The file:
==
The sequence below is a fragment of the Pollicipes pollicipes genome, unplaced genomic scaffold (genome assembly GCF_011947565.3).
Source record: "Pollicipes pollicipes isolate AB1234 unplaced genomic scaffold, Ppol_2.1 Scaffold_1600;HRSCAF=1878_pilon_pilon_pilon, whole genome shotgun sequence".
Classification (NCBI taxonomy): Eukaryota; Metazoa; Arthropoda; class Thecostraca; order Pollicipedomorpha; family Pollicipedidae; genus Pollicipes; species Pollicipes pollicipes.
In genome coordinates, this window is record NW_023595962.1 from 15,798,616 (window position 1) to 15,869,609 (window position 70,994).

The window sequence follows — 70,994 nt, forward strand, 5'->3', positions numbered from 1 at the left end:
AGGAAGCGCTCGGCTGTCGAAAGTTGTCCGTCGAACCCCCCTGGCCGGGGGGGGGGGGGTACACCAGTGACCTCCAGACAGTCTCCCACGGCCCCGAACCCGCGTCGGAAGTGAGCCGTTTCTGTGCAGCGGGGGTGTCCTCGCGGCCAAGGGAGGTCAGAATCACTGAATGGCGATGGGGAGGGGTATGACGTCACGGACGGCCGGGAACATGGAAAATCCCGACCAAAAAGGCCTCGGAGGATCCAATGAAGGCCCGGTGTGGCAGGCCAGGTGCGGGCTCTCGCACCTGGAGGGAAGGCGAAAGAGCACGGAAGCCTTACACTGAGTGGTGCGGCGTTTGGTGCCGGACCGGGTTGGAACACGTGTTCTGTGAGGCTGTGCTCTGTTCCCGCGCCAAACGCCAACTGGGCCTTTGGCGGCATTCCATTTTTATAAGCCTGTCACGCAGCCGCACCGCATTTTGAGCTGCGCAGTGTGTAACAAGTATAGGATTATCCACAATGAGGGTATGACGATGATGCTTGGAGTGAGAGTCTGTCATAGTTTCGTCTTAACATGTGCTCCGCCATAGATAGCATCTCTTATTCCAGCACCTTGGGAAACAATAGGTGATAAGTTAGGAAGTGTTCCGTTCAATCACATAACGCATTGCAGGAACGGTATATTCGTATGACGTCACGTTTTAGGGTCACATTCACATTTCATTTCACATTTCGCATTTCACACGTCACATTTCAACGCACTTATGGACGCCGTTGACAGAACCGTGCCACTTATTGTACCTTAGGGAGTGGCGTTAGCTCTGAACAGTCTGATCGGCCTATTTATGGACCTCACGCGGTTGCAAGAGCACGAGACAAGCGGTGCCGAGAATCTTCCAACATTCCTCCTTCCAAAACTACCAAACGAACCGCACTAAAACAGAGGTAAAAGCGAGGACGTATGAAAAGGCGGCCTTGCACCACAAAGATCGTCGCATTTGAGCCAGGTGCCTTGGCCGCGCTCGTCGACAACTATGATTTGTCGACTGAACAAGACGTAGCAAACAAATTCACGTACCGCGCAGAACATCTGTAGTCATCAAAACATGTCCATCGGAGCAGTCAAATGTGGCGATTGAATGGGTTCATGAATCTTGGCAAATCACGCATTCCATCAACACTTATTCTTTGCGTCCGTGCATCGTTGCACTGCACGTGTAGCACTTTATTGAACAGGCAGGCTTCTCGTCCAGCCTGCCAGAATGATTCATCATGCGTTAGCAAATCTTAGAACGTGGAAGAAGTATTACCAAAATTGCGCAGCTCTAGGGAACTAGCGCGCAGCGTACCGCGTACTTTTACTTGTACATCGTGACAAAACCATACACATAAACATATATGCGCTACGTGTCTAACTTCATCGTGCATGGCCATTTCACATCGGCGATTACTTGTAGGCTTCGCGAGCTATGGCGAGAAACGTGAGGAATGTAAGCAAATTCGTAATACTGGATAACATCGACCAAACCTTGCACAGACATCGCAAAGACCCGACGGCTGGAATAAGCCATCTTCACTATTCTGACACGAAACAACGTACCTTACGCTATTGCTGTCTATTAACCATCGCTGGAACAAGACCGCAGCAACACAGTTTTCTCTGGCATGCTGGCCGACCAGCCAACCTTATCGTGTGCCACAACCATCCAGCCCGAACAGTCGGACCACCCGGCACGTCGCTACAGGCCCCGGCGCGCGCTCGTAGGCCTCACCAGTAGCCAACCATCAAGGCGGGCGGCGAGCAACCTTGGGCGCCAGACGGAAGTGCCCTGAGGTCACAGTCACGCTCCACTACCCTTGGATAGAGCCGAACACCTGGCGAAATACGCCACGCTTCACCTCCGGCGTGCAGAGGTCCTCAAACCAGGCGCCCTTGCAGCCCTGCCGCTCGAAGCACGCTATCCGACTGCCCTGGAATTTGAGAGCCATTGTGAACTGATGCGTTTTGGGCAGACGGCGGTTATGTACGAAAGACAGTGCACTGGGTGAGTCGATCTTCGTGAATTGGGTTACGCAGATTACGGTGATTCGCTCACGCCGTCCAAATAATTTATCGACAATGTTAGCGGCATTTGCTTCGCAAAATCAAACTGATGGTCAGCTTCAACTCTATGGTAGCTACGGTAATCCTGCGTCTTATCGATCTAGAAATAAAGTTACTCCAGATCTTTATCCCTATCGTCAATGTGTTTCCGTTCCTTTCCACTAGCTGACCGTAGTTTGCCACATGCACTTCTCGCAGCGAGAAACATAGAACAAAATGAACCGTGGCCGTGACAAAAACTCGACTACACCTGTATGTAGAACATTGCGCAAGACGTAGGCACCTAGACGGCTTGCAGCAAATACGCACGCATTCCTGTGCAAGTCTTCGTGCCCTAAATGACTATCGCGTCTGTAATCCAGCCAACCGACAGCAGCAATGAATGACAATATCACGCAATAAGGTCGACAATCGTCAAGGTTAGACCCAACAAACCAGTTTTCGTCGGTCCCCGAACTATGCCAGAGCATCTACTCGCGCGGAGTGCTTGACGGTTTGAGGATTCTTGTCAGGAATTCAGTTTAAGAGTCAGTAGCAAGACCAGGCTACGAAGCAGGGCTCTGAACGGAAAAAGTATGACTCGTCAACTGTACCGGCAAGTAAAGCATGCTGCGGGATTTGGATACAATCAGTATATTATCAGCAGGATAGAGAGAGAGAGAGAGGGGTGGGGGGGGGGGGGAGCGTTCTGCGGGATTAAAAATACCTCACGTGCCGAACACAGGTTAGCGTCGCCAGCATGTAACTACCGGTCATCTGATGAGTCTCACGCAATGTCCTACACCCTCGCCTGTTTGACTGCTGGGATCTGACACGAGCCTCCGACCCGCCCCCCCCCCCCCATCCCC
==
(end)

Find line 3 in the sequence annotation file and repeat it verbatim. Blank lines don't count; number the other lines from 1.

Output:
Classification (NCBI taxonomy): Eukaryota; Metazoa; Arthropoda; class Thecostraca; order Pollicipedomorpha; family Pollicipedidae; genus Pollicipes; species Pollicipes pollicipes.